The immensely popular William A. Irvin Haunted Ship will go on hiatus for the 2018 season due to the ongoing slip and seawall project that is currently impacting access to the boat as well as traffic around Harbor Drive this construction season. Work got underway this spring, bringing much of Harbor Drive down to one lane and forcing the William A. Irvin, which serves as a floating museum during the warmer weather months, to be closed.

William A. Irvin Museum Director Steve Rankila told the Duluth News Tribune that they had hoped to get the ship open to the public for the end of the 2018 season, including for the Haunted Ship, however the current pace of the construction project has eliminated that possibility. Delays in the slip project have extended the timeframe, leading to the decision to ultimately cancel the 2018 Haunted Ship.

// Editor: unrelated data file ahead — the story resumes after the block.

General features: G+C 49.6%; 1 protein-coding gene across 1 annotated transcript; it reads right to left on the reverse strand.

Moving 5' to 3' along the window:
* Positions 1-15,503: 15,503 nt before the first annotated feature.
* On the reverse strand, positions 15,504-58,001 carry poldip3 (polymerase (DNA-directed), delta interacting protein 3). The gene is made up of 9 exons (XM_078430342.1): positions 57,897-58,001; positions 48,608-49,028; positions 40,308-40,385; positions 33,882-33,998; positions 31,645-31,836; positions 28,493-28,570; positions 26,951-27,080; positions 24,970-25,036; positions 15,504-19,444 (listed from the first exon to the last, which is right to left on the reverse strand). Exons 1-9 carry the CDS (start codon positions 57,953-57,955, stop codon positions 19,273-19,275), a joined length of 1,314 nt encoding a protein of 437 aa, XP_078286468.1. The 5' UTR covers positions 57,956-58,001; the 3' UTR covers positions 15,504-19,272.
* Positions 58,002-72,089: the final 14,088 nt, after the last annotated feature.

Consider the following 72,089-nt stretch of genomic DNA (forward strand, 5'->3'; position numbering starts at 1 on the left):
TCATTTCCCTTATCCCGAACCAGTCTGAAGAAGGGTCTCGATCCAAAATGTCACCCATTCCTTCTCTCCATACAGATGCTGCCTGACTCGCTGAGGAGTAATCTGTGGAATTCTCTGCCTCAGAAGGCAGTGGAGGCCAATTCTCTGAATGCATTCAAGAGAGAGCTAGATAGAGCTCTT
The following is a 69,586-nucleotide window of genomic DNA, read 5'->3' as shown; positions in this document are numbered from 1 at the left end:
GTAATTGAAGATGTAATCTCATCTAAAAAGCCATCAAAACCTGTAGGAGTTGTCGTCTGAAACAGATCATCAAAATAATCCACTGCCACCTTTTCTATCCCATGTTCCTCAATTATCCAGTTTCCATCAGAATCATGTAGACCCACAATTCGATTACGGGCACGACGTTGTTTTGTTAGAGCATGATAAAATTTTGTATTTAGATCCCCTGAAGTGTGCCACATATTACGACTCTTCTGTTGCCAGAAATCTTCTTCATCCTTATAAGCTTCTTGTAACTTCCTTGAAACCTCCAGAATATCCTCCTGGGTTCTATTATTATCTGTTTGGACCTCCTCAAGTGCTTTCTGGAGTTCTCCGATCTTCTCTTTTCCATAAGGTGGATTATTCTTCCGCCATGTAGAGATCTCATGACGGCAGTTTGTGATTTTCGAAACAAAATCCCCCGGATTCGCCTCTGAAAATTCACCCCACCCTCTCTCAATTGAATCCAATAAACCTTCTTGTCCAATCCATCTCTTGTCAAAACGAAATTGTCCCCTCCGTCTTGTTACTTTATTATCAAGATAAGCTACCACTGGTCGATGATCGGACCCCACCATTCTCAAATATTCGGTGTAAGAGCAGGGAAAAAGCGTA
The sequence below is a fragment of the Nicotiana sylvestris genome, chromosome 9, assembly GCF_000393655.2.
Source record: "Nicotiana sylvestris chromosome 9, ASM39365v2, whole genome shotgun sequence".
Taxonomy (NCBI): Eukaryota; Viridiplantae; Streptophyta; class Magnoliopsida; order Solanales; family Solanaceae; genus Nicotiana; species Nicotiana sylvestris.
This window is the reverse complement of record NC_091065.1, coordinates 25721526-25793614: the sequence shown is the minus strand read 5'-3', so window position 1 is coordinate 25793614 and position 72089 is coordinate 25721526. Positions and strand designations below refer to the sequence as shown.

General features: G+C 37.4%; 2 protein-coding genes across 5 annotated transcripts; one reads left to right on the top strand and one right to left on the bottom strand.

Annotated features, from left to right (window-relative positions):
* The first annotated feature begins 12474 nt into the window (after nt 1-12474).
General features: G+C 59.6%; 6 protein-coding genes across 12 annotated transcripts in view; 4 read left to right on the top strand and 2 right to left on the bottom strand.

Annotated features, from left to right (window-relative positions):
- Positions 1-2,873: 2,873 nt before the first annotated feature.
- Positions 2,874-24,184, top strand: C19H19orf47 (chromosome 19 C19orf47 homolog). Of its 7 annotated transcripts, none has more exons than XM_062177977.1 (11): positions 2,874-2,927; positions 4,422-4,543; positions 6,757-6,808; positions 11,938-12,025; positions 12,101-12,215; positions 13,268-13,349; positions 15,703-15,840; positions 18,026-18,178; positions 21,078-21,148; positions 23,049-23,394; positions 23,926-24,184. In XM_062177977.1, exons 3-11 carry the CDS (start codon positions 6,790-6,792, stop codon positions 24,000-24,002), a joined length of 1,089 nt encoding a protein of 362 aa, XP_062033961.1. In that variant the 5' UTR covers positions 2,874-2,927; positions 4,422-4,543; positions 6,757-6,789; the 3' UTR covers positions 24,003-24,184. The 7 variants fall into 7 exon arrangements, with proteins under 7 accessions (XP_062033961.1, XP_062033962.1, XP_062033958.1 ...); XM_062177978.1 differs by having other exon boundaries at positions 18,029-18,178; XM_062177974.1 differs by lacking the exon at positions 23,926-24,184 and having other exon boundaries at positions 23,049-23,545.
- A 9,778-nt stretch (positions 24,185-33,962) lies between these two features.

The Irvin will need to be moved out of the slip it calls home in September to allow crews to commence a cleanup project to handle contaminants at the bottom of the slip that include lead and industrial compounds that have settled over the years. An initial plan to move the Irvin to the harborside seawall near its current location has been scrapped due to expenses necessary to make the ship publicly accessible and usable in a new location and concerns over the ship being more directly exposed to strong winds and larger waves.

Instead of being moved to the harborside seawall, the Irvin will be moved to Fraser Shipyards in Superior during the cleanup project. This project is expected to extend through much of this fall.